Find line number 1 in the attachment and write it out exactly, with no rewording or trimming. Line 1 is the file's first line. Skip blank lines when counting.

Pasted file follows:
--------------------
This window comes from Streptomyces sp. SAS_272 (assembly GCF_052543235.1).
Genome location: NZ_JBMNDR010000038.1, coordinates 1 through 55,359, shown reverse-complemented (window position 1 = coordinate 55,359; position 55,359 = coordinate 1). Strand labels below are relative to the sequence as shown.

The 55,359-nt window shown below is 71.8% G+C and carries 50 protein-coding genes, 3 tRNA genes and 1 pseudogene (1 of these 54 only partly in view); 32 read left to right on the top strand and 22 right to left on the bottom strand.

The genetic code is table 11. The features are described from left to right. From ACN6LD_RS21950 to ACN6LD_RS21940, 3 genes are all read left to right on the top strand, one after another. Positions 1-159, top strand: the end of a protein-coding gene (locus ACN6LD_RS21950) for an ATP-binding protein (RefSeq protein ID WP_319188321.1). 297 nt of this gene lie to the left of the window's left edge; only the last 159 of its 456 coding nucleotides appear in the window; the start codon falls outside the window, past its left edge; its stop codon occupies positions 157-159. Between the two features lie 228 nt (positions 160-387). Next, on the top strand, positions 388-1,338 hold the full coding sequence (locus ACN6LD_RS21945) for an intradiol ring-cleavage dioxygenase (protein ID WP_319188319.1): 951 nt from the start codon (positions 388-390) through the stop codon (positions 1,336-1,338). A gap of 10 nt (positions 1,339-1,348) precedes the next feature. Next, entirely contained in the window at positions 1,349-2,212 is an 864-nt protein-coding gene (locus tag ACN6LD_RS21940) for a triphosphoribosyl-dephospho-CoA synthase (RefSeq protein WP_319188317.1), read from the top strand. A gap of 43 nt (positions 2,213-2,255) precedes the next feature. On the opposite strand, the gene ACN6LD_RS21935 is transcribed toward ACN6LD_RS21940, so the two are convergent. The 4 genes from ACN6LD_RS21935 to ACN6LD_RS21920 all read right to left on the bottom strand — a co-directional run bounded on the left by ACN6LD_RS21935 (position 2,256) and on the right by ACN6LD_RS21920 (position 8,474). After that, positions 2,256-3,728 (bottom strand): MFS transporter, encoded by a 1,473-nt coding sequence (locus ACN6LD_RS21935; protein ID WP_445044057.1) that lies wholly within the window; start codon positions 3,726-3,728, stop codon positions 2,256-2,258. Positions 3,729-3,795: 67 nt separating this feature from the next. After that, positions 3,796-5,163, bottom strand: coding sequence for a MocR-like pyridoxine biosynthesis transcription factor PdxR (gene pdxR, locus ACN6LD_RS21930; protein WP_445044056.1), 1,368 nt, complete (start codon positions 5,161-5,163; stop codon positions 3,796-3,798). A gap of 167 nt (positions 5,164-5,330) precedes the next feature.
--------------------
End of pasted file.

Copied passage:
This window comes from Streptomyces sp. SAS_272 (assembly GCF_052543235.1).